Legal tech company Reveal is helping law firms manage data anomalies and threats

DLA Piper used the platform to build a management service that helps businesses assess risk

Legal tech company Reveal is helping law firms manage data anomalies and threats
George Socha is a lawyer and senior vice-president of brand awareness at Reveal legal tech

It is easy for lawyers and legal tech support workers to tamper with evidence when going through files, and George Socha, lawyer and senior vice president of brand awareness at Reveal, says a legal tech platform that allows data workflow and ensures content is not damaged, destroyed or deleted is crucial for legal professionals.

Reveal is a software company that incorporates AI capabilities when dealing with robust data in litigation and investigations, and Socha says law firms, corporations, small businesses, and governmental legal departments use the platform for reviewing processes from the ingestion, indexing and processing of data to the production and transferring of data.

Socha says it is not cost-effective or timely for companies with large volumes of data to hire translators, and some businesses do not have the luxury, pocketbook, or time. The platform identifies and translates content in over 150 languages, transcribes audio files and uses artificial intelligence ribbon to identify and tag images within files, photographs, pictures, driver’s licenses, or other identity cards.

The platform worked with Global law firm DLA Piper to build Aiscension, a risk management service that uses artificial intelligence to detect business risk, and Socha says the platform constructed a series of models for Aiscension’s purpose.

DLA Piper has won two awards for their use of Reveal’s technology, and Socha says It is one thing to create software, but a different accomplishment to make sure that it is easy for people to use.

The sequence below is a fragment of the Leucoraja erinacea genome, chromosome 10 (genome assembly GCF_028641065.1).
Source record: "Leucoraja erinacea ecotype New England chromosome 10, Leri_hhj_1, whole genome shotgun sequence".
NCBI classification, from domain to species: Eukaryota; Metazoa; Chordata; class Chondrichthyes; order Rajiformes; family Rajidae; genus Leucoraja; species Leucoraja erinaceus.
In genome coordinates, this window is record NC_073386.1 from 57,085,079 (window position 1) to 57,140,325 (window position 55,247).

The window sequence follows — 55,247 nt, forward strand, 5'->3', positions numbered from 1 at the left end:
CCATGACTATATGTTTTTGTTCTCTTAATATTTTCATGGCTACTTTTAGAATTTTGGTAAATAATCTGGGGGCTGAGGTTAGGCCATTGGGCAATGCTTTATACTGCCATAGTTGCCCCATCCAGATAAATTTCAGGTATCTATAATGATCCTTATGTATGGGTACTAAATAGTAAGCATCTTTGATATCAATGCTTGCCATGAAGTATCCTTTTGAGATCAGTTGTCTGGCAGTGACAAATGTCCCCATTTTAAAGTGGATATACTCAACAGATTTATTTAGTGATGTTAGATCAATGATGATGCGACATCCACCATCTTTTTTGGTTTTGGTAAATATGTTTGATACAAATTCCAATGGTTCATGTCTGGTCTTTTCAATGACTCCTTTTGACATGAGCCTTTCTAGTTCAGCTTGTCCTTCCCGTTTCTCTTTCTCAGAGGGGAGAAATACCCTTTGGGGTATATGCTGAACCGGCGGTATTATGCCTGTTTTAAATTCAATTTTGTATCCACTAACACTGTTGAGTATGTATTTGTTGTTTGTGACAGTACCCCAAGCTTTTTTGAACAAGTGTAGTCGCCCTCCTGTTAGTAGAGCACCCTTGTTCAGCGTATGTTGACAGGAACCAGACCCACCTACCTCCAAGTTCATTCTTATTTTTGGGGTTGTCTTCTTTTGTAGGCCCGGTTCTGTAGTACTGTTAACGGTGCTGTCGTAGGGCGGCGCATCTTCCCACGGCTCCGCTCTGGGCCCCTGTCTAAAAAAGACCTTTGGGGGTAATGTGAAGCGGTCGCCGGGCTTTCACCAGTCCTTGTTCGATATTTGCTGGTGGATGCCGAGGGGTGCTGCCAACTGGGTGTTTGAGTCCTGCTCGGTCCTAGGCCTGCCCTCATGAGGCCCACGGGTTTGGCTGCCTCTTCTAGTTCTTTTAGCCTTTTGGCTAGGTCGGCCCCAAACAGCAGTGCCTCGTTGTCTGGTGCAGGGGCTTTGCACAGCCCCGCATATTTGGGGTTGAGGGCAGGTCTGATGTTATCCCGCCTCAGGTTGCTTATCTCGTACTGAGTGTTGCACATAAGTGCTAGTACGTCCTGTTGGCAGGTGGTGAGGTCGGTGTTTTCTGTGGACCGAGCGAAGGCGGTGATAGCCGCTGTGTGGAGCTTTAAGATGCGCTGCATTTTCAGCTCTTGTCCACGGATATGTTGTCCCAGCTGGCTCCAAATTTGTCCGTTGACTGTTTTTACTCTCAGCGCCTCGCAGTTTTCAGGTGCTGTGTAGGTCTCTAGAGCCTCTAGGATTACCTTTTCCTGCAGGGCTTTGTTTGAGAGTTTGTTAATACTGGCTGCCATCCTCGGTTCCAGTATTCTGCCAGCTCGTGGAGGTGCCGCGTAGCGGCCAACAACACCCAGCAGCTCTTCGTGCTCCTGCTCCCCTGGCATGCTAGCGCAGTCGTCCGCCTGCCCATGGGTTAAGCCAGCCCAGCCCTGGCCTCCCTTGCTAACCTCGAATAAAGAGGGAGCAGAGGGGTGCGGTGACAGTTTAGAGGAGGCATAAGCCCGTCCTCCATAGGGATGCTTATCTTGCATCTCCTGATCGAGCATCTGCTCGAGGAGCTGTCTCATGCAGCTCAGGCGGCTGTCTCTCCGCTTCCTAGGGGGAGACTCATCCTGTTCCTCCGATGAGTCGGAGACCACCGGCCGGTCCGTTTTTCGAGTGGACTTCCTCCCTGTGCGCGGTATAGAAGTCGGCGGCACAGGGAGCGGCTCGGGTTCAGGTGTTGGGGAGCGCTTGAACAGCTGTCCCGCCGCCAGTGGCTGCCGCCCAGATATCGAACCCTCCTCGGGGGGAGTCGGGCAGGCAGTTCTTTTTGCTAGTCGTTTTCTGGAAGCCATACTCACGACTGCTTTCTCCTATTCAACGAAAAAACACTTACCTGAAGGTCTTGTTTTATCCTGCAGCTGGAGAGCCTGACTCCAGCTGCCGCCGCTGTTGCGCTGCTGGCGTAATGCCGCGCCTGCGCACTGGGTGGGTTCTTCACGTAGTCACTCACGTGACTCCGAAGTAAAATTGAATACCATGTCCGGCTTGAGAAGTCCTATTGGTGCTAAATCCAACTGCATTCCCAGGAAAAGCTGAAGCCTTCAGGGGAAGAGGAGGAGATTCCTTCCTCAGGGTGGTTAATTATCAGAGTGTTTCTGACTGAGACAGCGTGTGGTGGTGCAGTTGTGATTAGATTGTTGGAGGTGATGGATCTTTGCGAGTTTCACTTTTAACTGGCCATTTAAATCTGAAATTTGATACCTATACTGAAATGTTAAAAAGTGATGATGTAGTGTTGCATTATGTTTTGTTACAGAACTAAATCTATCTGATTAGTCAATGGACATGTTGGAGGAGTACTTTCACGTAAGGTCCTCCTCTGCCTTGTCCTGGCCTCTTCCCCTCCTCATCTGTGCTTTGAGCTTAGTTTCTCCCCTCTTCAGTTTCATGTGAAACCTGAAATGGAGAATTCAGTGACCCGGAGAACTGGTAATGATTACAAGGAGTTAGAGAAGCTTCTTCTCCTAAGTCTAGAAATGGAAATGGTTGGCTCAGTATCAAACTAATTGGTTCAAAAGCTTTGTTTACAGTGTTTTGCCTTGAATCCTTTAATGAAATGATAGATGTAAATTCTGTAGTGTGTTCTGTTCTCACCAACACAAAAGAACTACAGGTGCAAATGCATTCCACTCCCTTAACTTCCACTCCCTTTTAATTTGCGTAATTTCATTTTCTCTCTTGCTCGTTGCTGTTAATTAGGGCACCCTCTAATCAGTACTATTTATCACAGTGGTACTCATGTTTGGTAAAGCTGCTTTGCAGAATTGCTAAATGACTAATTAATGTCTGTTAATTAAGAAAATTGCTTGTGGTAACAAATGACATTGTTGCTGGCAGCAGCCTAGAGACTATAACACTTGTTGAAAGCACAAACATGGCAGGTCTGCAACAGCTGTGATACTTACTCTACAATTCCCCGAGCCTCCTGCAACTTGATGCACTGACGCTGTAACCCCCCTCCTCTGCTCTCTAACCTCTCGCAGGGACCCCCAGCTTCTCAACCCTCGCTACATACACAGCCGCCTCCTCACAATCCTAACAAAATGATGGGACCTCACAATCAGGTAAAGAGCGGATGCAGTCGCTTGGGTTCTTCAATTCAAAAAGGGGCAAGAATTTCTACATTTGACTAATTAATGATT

The platform has an AI pre-built model library for specific data purposes, and Socha says users can find indications of wrongdoing, junk mails, and other discussions. He says an advantage of using pre-built models is that it searches through many data within minutes.

The platform searches for anomalies and different things. For example, in an intellectual property lawsuit with an allegation that a company employee worked with an external party to steal customer lists, Socha says Reveal can identify patterns or anomalies such as starting to communicate via email or text at unusual hours, communicating in a different language or switching from company email addresses to personal email addresses or change in writing styles.

Reveal’s emotional component also identifies different languages that indicate more excitement, anxiety or concern. Socha says the data science team provides legal professionals with the tools to search for emotional signals and content. 

The platform also provides a cluster wheel that searches and organizes concepts within documents and helps legal professionals identify forgotten information in the gathering information process. For example, Socha says that when working at a large consulting firm, the software could help quickly respond to discovery document requests from the US Department of Justice and others in investigations. “There’s a circle in the centre with more rings and layers and as you can go out, you can look for specific types of content that could be useful.”

Reveal recently launched its “high precision classification” that discovers specific search results in a document. “You can highlight a few words or paraphrase a sentence, and it delivers results right to the highlighted section.” Socha says Reveal’s added functionality will be a game-changer for people trying to locate information quickly.

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